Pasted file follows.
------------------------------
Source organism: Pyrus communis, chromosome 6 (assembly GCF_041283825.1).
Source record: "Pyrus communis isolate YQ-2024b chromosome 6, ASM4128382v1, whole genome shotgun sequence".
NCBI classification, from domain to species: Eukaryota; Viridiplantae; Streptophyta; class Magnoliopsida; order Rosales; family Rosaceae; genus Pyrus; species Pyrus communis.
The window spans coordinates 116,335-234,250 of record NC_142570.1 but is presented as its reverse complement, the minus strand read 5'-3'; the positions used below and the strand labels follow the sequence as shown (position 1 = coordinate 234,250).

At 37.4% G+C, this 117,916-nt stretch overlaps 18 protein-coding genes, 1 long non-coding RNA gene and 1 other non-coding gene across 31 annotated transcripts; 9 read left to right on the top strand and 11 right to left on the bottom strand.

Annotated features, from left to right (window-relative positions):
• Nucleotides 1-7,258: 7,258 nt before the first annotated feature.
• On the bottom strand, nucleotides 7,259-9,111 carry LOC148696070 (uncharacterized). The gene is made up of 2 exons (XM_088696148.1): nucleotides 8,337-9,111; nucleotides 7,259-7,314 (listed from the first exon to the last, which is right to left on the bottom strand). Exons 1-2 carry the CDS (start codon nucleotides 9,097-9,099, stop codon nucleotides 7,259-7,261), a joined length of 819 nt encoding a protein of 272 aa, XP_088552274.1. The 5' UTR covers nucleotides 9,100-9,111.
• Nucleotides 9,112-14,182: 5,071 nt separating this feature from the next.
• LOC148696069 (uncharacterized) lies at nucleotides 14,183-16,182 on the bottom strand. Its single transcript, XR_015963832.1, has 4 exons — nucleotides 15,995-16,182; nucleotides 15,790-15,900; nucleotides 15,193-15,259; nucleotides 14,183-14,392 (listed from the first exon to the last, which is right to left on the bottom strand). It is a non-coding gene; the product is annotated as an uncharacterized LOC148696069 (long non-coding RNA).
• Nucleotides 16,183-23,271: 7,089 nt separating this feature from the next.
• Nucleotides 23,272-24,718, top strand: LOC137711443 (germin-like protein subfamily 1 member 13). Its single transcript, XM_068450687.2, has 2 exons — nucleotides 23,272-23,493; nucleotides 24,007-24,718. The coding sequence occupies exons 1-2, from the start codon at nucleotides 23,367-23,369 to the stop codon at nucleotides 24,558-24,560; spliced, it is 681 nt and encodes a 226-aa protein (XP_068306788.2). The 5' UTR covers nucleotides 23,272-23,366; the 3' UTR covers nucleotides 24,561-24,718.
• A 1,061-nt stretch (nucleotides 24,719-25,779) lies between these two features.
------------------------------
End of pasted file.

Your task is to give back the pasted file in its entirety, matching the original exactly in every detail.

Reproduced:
Source organism: Pyrus communis, chromosome 6 (assembly GCF_041283825.1).
Source record: "Pyrus communis isolate YQ-2024b chromosome 6, ASM4128382v1, whole genome shotgun sequence".
NCBI classification, from domain to species: Eukaryota; Viridiplantae; Streptophyta; class Magnoliopsida; order Rosales; family Rosaceae; genus Pyrus; species Pyrus communis.
The window spans coordinates 116,335-234,250 of record NC_142570.1 but is presented as its reverse complement, the minus strand read 5'-3'; the positions used below and the strand labels follow the sequence as shown (position 1 = coordinate 234,250).

At 37.4% G+C, this 117,916-nt stretch overlaps 18 protein-coding genes, 1 long non-coding RNA gene and 1 other non-coding gene across 31 annotated transcripts; 9 read left to right on the top strand and 11 right to left on the bottom strand.

Annotated features, from left to right (window-relative positions):
• Nucleotides 1-7,258: 7,258 nt before the first annotated feature.
• On the bottom strand, nucleotides 7,259-9,111 carry LOC148696070 (uncharacterized). The gene is made up of 2 exons (XM_088696148.1): nucleotides 8,337-9,111; nucleotides 7,259-7,314 (listed from the first exon to the last, which is right to left on the bottom strand). Exons 1-2 carry the CDS (start codon nucleotides 9,097-9,099, stop codon nucleotides 7,259-7,261), a joined length of 819 nt encoding a protein of 272 aa, XP_088552274.1. The 5' UTR covers nucleotides 9,100-9,111.
• Nucleotides 9,112-14,182: 5,071 nt separating this feature from the next.
• LOC148696069 (uncharacterized) lies at nucleotides 14,183-16,182 on the bottom strand. Its single transcript, XR_015963832.1, has 4 exons — nucleotides 15,995-16,182; nucleotides 15,790-15,900; nucleotides 15,193-15,259; nucleotides 14,183-14,392 (listed from the first exon to the last, which is right to left on the bottom strand). It is a non-coding gene; the product is annotated as an uncharacterized LOC148696069 (long non-coding RNA).
• Nucleotides 16,183-23,271: 7,089 nt separating this feature from the next.
• Nucleotides 23,272-24,718, top strand: LOC137711443 (germin-like protein subfamily 1 member 13). Its single transcript, XM_068450687.2, has 2 exons — nucleotides 23,272-23,493; nucleotides 24,007-24,718. The coding sequence occupies exons 1-2, from the start codon at nucleotides 23,367-23,369 to the stop codon at nucleotides 24,558-24,560; spliced, it is 681 nt and encodes a 226-aa protein (XP_068306788.2). The 5' UTR covers nucleotides 23,272-23,366; the 3' UTR covers nucleotides 24,561-24,718.
• A 1,061-nt stretch (nucleotides 24,719-25,779) lies between these two features.